FAQ

Corporate Questions

What are the benefits of incorporation?

Limited liability: potential loss limited to amount invested in the corporation.

Perpetual existence: corporation continues on after the death of the individual.

Tax advantages: accountants will recommend incorporation once revenues reach a certain point.

Raising capital: corporate form of business organization easier to raise capital through the sale of shares.

What are the benefits of incorporating at the federal level instead of the provincial?

Heightened name protection: Corporations Canada applies very tough tests before granting a company the right to use a particular name. When a company’s name is approved, it’s protected across the country – a status second only to trade-mark protection. (Please note that the Province of Quebec does not currently provide data to NUANS. For your own protection, if you are doing, or intend to do business in the Province of Quebec, you should search the Quebec corporations database at Registraire des entreprises du Québec as well.

Right to carry on business anywhere in Canada: Federally incorporated companies can carry on business anywhere in Canada, and the CBCA does not set restrictions regarding the province or territory where the head office is located, corporate records are maintained and annual general meetings are held.

Recognition: Federal incorporation is often considered a sign of distinction, companies incorporated under the CBCA receive global recognition as Canadian companies.

Excellence in Client Service: Corporations Canada offers high quality service: it offers clients an online service that allows you to send documents, pay fees, and receive documents and acknowledgments back from the Director under theCBCA, via the internet.

What are the biggest mistakes new business owners make?

Not doing market research.

Just because you have a great idea doesn’t mean you have a business. The Hollywood belief that “If you build it, they will come” does not apply here. Taking a business idea to an informal focus group of friends and colleagues is a good start.

Thinking that business plans are only for the big guys.

It’s a sad fact that many new business owners don’t see this obvious relationship between planning and success. They think they can “wing it” and make their plans as they go along. Some feel that a business plan would limit their creativity or spontaneity, or that their business isn’t large enough or complex enough to warrant a plan. Every business can benefit from a business plan, no matter what size it is. The process of making a plan organizes your thinking and helps you sort out your priorities.

Thinking you can do it all by yourself.

Working solo is not working alone. Success depends on developing and using a network of colleagues, friends, mentors and professionals that can provide advice, assistance and direction in tough times.

Thinking that success will come quickly or easily.

There are a lot of myths bound up with the concept of starting a business. Success takes long hours, strategic planning, and a commitment to the work involved. The rewards are great, but the effort is, too.

Is an oral contract legally enforceable?

Generally speaking an oral contract is indeed legally enforceable (although for most complicated contracts such as those in complex commercial transactions, the contractual parties usually create agreements in writing in order to avoid any dispute regarding the terms). However, certain types of contracts, for example those creating rights and obligations in and over real property, must as a matter of law be in writing to be legally enforceable.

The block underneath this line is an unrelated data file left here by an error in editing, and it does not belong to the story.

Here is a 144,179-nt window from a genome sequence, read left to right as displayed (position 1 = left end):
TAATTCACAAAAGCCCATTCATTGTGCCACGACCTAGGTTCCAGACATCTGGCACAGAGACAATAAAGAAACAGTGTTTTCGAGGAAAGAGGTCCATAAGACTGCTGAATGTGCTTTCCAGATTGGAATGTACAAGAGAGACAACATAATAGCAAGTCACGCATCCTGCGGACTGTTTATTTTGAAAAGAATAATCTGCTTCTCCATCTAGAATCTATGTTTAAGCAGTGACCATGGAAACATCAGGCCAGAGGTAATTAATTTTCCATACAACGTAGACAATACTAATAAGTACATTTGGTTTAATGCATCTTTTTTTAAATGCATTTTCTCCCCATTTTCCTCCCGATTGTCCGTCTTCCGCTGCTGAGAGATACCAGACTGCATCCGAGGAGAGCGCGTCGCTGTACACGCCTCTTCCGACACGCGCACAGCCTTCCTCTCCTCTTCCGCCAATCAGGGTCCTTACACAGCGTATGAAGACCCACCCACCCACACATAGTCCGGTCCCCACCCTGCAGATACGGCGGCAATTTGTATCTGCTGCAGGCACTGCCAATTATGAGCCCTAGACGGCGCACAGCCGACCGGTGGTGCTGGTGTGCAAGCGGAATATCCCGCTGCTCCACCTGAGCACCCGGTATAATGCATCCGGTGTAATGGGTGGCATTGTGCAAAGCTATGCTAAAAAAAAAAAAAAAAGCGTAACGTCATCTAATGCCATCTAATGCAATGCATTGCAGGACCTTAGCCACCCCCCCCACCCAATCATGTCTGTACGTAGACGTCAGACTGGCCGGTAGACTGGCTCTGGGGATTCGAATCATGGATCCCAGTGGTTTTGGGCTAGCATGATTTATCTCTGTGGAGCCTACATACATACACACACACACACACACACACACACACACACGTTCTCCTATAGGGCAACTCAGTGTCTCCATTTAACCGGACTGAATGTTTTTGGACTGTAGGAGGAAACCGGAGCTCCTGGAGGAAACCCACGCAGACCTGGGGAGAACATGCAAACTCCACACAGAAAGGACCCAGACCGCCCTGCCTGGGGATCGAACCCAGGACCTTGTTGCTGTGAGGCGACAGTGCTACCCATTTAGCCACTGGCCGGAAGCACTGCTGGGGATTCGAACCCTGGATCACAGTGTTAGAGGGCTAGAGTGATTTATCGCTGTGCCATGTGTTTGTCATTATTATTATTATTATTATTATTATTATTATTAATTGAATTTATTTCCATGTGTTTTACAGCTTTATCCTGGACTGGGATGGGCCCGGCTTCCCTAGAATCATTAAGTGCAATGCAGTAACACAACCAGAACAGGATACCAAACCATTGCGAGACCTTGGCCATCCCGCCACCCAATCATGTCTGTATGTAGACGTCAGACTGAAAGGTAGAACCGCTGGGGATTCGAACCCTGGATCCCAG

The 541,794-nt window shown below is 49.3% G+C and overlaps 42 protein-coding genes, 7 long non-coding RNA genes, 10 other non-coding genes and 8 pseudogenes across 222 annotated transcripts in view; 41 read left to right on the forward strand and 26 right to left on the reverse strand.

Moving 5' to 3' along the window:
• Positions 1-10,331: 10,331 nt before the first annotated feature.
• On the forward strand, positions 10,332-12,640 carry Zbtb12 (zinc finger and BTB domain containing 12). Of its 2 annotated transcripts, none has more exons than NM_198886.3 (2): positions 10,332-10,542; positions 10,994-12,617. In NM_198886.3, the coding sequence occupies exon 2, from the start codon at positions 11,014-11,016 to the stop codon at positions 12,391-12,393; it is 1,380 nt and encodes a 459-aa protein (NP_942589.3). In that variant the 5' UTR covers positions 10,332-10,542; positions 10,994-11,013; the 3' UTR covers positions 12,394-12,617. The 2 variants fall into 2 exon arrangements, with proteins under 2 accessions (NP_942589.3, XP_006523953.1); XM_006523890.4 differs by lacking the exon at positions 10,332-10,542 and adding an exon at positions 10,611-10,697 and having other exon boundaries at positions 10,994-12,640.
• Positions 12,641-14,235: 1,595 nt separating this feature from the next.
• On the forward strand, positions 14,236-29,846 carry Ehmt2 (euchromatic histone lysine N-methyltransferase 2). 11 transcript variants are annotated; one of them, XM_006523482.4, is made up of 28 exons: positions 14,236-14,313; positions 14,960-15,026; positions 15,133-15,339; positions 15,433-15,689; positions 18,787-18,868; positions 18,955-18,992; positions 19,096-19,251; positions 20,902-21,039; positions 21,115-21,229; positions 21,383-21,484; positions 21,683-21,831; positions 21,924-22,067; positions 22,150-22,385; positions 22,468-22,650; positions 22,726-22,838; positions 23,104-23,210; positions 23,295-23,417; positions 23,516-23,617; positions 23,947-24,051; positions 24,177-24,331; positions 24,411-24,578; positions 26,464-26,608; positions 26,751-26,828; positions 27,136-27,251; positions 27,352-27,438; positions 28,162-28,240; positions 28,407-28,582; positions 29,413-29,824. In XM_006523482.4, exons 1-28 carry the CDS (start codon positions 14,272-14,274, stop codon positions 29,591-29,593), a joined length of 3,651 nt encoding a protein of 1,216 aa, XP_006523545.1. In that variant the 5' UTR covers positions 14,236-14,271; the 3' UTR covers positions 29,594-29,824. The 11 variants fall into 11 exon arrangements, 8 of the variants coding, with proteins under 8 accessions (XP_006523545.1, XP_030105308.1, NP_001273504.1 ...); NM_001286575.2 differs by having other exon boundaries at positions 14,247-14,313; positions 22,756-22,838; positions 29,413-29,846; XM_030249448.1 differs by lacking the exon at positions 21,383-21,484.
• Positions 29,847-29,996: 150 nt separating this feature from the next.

What remedies are available in a breach of contract situation?

The remedies available in a breach of contract action include:

  1. Damages, i.e. monetary compensation;
  2. Specific Performance, i.e. an order of the court compelling a party to honour his promises; and
  3. Injunction, i.e. an order of the court prohibiting a party to do certain acts.

Immigration Questions

What is a Canada Immigration Visa?

A Canada Immigration (Permanent Resident) Visa is a document which allows a person to live and work anywhere in Canada, and confers upon that person Permanent Resident status. It comes with certain responsibilities and may be revoked if the holder does not meet Canadian residency obligations, or is found guilty of serious criminal activity. A person who is a Canadian Permanent Resident may apply for Canadian Citizenship after 3 years.

How is a Work Permit different from a Canada Immigration Visa?

A Work Permit allows an eligible visitor to reside and work in Canada for a limited period of time, and restrictions are usually placed on the type of employment which can be pursued. It will not, by itself, lead to Canadian Permanent Resident status. By contrast, a Canada Immigration Visa entitles its holder to live and work anywhere in Canada, enjoy many of the privileges of Canadian Citizenship, apply for Canadian Citizenship after 3 years and sponsor family members for Canadian Permanent Resident status.

Can I apply for Permanent Resident status and Temporary Status at the same time?

You can apply for Permanent Resident status and Temporary status at the same time. Canadian Immigration policy recognizes the concept of dual intent.

Is my current immigration status relevant for Canadian Immigration purposes?

Yes and no. As a general rule, you must submit your Canada Immigration Visa Application (Application for Permanent Residence in Canada) to the Canadian Immigration Visa Office responsible for the country of your citizenship or to the visa office responsible for the country you are currently residing in if you have been legally admitted to that country for at least one year.

An exception to the general rule exists in the filing of certain applications under the Federal Skilled Worker category of Canadian immigration. Applicants in this category must submit their initial application to the Central Intake Office (CIO) in Sydney, Nova Scotia, wherever they may be physically located.

I have heard that Canada Immigration Regulations and laws have changed. How will I be affected?